Published online 18 November 2008 | Nature | doi:10.1038/456289a


Forestry carbon dioxide projects to close down

Move releases funds for new experiments.

The closure of Duke University’s FACE project could be used to fund a new generation of experiments.C. HILDRETH/DUKE UNIVERSITY PHOTOGRAPHY

The US Department of Energy has decided to close several large-scale, open-air projects designed to evaluate how increased concentrations of carbon dioxide affect forests. The move is necessary, many researchers say, to free up funds for a new generation of more sophisticated experiments.

Free-Air CO2 Enrichment (FACE) experiments pump carbon dioxide into the air to raise the local concentration of the gas in forests, grasslands and agricultural fields. Forest sites are particularly ambitious and expensive: Ram Oren, lead investigator of Duke University's FACE project in Durham, North Carolina, estimates that every year the experiment's four giant rings of carbon-dioxide-emitting pipes use bottled gas costing US$900,000. The site, which began operating in 1996 and is the oldest of the forest FACE projects scattered around the world, has been used to study tree growth and productivity under conditions of at least 550 parts per million of carbon dioxide — nearly 1.5 times higher than present levels.

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But lead researchers at two FACE sites — Duke's loblolly pine experiment and the Oak Ridge National Laboratory's sweetgum plantation in Tennessee — were told in September to prepare for closure around 2011. Other sites are already closing (see table for examples).

On one level, the closures are painful for a scientific community that craves long-term data. "I'm puzzled," says Oren. "You build FACE experiments to study ecosystem pro­cesses, and some of those are very slow." But many also view them as necessary given limited research budgets.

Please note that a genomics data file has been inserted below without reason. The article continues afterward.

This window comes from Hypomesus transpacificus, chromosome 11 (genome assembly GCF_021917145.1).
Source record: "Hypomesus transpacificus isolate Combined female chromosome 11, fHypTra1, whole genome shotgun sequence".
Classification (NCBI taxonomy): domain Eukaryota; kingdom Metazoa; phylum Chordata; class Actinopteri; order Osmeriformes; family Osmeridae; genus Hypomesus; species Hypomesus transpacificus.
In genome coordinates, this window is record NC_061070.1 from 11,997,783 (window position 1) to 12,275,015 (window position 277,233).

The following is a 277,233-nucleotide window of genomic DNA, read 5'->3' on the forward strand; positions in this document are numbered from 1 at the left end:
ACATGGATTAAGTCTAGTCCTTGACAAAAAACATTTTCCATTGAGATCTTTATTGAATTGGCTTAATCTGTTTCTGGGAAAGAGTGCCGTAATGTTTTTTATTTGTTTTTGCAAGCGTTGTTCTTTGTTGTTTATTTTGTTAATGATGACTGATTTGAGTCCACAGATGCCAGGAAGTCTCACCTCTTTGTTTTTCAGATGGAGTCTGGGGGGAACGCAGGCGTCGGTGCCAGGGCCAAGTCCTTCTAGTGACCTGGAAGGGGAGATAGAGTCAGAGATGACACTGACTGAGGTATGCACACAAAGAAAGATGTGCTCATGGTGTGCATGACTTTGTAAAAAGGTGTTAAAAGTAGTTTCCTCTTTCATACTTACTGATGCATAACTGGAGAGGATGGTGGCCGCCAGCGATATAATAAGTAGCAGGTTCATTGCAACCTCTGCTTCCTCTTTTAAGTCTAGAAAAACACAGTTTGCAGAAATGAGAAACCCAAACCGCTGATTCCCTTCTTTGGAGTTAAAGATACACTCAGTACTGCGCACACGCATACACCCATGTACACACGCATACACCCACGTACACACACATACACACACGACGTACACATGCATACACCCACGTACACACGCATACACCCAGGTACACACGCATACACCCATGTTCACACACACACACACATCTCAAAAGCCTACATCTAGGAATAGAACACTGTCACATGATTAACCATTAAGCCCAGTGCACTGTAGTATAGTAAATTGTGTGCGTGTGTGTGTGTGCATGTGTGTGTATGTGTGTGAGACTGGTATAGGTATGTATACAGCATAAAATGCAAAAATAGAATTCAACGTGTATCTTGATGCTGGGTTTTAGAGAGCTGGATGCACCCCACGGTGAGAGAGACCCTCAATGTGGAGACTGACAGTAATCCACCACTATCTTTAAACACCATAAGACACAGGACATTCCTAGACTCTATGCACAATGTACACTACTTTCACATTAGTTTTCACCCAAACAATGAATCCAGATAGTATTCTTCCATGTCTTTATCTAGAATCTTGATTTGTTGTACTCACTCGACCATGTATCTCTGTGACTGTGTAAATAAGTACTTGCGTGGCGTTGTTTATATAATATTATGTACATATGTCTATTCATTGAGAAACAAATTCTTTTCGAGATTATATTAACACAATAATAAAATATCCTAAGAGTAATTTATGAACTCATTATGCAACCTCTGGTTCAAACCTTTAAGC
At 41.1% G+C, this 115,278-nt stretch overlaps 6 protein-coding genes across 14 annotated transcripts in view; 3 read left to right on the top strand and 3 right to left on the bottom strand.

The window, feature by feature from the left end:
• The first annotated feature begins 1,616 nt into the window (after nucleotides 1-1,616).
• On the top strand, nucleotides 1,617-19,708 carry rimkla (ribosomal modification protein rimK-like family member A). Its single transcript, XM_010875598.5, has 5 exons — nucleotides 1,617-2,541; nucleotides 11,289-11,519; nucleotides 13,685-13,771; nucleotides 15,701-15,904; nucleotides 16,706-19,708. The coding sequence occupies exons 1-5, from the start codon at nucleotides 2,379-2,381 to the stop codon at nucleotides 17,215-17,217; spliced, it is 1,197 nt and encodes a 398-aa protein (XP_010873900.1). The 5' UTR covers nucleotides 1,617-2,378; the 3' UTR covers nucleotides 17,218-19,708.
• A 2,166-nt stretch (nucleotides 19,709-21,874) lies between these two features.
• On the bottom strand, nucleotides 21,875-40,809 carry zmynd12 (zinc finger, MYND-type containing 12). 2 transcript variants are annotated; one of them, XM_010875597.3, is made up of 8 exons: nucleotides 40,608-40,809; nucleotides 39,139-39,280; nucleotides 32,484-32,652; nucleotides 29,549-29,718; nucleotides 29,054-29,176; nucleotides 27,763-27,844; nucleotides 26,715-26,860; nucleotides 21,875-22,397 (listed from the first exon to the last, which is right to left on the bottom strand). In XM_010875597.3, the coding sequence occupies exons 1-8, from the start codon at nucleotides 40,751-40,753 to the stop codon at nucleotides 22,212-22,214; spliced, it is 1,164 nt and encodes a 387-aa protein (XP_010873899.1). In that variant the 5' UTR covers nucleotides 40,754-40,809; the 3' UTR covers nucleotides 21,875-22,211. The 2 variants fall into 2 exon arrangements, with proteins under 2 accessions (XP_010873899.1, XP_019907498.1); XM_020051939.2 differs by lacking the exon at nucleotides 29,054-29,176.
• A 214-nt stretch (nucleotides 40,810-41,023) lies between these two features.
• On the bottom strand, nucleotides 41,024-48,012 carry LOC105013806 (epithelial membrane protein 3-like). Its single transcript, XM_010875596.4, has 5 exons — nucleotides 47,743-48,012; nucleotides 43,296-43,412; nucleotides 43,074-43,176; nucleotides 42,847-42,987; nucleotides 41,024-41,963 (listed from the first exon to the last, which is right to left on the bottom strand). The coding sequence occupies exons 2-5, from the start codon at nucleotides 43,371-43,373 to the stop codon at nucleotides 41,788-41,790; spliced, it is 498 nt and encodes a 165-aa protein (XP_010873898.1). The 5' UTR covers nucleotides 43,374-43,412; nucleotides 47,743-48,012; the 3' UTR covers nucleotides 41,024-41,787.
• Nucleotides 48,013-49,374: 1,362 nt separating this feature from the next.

The Department of Energy spends up to $3 million a year on the Duke site, $2 million of which goes to Brookhaven National Laboratory in New York for supplies of carbon dioxide and engineering support. In 2006, an agency advisory committee recommended the closures, citing infrastructure limitations. At Oak Ridge, the trees have grown taller than the towers that support the gas pipes; at Duke, trees in the rings have outgrown the surrounding forest, creating an 'edge effect' that could affect experimental results.

In April, the energy department sponsored a workshop to discuss the design of the next generation of FACE experiments. Those attending were hopeful that future sites could vary not only carbon dioxide concentration but other factors as well, including temperature, precipitation and nutrients. Researchers are also thinking about testing different ecosystems, particularly tropical and high-latitude forests, which are thought to be among the biggest players in the terrestrial carbon cycle.

Each of these goals will face technical hurdles. Cheap sources of carbon dioxide may be hard to find in remote areas. This could pose a particular problem in the tropics, where the bigger trees will require larger gas supplies, notes Franco Miglietta of the National Research Council's Institute of Biometeorology in Florence, Italy. And the technology does not yet exist to increase forest temperatures uniformly from root to canopy.

Meanwhile, the Duke and Oak Ridge FACE experiments continue to yield unexpected results. Richard Norby, a lead investigator on the Oak Ridge project, was nearly ready to end the project a few years ago. At that stage, he says, the data seemed consistent from year to year: higher carbon dioxide levels led to increased plant productivity. But then he noticed that the trees' response to the gas had begun to decline. Norby thinks that nitrogen limitation might be the culprit, and Oak Ridge teamed up with Duke in 2005 to study this effect in both forests.

Those experiments will not be completed in time for the planned shutdown dates. But that is part of the difficulty with setting the finish line for a long-term project, says Michael Kuperberg, programme manager for the projects at the energy department's Office of Science. "I've been around scientists my whole professional career," he says, "and I've never had one come to me and say 'I'm done'. There are always new experiments around the corner." 

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